Fallout 76 wasn’t really made for people to play solo, and yet that seems to be how most are getting through it. For one, the PC social features are broken. At this time I have a friend request that cannot be accepted due to it being bugged. Finding and joining other players in-game does work well thankfully, so if you luck upon like-minded players, or you’re on consoles, playing with friends will work better. The game just doesn’t require it, and without that incentive to team up, few will take the extra effort. PvP likewise is half-baked, featuring little reward for the time and energy it requires, and little consequence for those who ignore it entirely. Once you do get into the real multiplayer meat of the game, playing cooperatively with a group of friends, it improves significantly, but only enough to not be truly unpleasant.

Adventuring together, completing missions, taking over workshops, defending against other players. All of this works better than the standard experience players get out of Fallout 76. These things build up later in the game though, and it feels like most players will abandon the game before ever reaching these more enjoyable parts. If you’re able to trudge through the level grind, and have some friends to play with, Fallout 76 can open up into something of what was promised, but that’s a big if.

A lot of this is par for the course when it comes to Bethesda games. They’ve had an old engine for awhile, and that has resulted in players expecting buggy experiences. The world, atmosphere, and story made up for it, but Fallout 76 removes most of this. The world is lifeless and dull, there’s little atmosphere beyond “West Virginia in the Fall”, and the story is broken by the design constraints of an always online multiplayer game.


You aren’t the grand savior here, you mostly follow in other people’s footsteps, listening to their very convenient recordings of what they did and what they need you to do. The whole main quest feels similar to those opening moments in Vault 76. Something interesting happened here awhile back, and now you are just wandering around by yourself through the remnants of that seemingly more interesting event. Robots bring some life to the world, especially one you meet fairly early in the main quest, but unless you enjoy reading text entries and listening to tons of holotapes you likely won’t get out of the story what Bethesda intended.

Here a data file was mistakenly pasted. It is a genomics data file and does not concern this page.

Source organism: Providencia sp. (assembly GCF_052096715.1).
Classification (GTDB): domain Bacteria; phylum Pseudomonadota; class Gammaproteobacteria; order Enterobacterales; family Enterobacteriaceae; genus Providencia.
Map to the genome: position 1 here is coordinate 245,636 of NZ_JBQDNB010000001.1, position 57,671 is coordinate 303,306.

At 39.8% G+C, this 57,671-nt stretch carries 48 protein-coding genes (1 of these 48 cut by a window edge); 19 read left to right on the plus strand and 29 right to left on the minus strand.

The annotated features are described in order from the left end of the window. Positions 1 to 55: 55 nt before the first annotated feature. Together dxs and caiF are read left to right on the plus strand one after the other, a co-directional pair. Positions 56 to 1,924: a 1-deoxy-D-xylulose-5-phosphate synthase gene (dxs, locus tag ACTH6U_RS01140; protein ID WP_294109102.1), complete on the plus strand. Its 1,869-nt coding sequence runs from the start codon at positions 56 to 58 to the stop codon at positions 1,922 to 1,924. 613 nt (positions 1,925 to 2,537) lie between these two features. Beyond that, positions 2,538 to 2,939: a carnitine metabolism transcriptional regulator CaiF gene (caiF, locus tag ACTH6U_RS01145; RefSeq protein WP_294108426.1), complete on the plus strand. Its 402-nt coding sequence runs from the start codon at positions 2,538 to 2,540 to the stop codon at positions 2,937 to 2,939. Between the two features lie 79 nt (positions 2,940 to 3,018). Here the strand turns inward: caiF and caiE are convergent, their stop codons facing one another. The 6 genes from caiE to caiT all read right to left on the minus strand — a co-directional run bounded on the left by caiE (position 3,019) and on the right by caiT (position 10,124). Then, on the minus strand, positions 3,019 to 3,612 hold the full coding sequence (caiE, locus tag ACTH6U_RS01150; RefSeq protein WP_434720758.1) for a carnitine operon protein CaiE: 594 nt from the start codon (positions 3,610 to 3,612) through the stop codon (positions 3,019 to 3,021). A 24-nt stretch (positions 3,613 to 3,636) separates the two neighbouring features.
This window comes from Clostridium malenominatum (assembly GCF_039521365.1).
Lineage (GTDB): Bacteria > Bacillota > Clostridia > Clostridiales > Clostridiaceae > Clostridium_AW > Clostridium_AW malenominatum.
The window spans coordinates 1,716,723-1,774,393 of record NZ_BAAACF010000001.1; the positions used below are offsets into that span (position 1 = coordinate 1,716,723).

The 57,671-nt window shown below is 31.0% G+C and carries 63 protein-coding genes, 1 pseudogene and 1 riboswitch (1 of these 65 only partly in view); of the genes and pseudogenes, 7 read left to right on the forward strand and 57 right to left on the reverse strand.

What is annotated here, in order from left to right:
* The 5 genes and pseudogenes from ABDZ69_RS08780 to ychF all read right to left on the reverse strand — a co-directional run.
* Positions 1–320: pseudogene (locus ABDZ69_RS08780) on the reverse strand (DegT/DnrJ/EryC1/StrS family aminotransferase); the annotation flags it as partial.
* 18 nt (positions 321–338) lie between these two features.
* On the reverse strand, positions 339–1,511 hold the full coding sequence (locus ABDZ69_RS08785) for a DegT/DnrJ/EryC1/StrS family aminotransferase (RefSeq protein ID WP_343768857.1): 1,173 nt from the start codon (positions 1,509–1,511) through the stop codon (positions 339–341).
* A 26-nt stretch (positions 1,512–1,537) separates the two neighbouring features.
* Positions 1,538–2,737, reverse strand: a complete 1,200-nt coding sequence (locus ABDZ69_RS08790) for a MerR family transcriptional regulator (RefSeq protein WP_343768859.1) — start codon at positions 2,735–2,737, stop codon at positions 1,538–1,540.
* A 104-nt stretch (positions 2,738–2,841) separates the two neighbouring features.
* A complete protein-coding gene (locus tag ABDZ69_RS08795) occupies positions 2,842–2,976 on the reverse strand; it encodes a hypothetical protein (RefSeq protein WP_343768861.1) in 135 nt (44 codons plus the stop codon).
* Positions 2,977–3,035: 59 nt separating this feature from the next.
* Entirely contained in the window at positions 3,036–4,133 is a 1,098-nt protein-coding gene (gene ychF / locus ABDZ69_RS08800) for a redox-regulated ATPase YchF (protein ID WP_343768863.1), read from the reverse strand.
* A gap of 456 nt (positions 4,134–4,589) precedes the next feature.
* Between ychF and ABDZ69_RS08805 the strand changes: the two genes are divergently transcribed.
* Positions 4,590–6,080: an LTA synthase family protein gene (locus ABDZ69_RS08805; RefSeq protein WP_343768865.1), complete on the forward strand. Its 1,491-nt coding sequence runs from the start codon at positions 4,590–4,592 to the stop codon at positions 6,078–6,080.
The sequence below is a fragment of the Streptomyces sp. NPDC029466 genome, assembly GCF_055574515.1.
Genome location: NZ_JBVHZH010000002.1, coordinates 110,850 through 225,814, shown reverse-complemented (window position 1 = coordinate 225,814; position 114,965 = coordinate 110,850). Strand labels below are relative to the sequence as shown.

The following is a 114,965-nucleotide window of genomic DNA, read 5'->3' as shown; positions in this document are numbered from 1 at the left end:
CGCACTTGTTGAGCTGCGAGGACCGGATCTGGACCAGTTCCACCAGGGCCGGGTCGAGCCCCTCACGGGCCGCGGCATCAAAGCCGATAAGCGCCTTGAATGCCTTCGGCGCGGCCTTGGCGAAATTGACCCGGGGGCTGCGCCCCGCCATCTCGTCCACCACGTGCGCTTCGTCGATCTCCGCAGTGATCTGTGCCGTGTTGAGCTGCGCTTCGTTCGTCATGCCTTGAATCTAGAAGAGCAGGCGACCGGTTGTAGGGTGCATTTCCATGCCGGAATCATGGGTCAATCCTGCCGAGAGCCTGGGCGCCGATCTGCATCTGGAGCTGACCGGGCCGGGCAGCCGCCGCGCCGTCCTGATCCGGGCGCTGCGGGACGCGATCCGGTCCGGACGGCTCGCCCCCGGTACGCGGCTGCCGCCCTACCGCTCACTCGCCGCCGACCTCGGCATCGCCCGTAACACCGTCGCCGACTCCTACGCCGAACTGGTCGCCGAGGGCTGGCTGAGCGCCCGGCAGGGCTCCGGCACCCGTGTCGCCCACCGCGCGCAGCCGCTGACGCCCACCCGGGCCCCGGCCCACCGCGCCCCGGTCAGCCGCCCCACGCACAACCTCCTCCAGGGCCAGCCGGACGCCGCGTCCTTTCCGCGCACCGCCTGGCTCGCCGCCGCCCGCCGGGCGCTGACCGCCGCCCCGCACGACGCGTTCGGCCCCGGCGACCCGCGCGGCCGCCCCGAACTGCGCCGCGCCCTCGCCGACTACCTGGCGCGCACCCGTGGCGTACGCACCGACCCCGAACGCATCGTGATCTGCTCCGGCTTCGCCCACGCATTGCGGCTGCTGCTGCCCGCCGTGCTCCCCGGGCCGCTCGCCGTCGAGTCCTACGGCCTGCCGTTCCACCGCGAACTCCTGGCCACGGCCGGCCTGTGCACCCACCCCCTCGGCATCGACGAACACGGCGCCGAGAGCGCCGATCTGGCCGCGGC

At the end of the day Fallout 76 does deliver somewhat on the promise made by Bethesda.

This feels like the fatal flaw of Fallout 76. Bethesda intends you to play one way, but fails to actually deliver on that experience. The core gameplay outside of shooting seems to be focused on exploring, looting, and building. Hard limits on your carry weight and Stash make looting a chore though. A huge amount of your time with the game will simply be wrestling with the inventory. Even the simple act of exploring the world can be annoying due to the survival mechanics. You can no longer spend endless hours wandering and collecting loot unless you plan ahead and bring plenty of food and water, otherwise you have to break away from what you want to do to hunt or scavenge. This would be fine if the survival mechanics added something to the experience, but they’re pretty much just a way to keep you actively grinding for the requisite items.

And there are many other odd or bad design choices mixed throughout the game. Why do you have to cycle through your inventory to read plans? Why don’t they automatically get added to your character upon picking them up? Why is the Pip-Boy interface not modified for faster access? When it paused the whole world, it was fine navigating its clumsy but thematic interface, but it’s a different story when Super Mutants can bash your skull in as you do it. Why is weight so odd? A handful of bobby pins should not weigh a full pound. Why are so many buildings empty or boarded up?

At the end of the day Fallout 76 does deliver somewhat on the promise made by Bethesda. It’s an always online, multiplayer followup to Fallout 4 and its predecessors. Of course, to make that work they had to remove most of the story content, and all feeling of interactivity with other characters within the world. It is still somewhat of an RPG, with your character leveling up via Perks. These are cumbersome and confusing however, marking a definite downgrade from the leveling systems of the past. The looting and building mechanics are all still there though, and if that’s what you played Fallout for, and you can ignore the unfinished feel of the game, then you’ll have a good time with 76. Unfortunately, that’s not what a lot of players enjoyed about FO4, leaving them with the feeling that Fallout 76 is all the bad stuff from that game, with much less of the good.

The Verdict

Fallout 76 is a bold experiment with one of gaming’s biggest and most beloved franchises. Unfortunately the experiment seems like a failure so far. Bugs and glitches are everywhere, but worse is that the core principles of design just don’t function the way they seem like they should. Concessions had to be made in all facets of the experience to make multiplayer work, and sadly the benefits do not outweigh the costs. If you have a good group of dedicated players that will help you dig into the deeper, higher level parts of the game then it starts to grow into something unique and fun. Without that though, most players will abandon the game long before the more interesting elements develop.


Fallout 76

  • Available On: PS4, Xbox One, PC
  • Published By: Bethesda
  • Developed By: Bethesda Game Studios
  • Genre: Action RPG
  • US Release Date: November 14th, 2018
  • Reviewed On: PC
  • Quote: "Fallout 76 is a bold experiment with one of gaming's biggest and most beloved franchises. Unfortunately the experiment seems like a failure so far."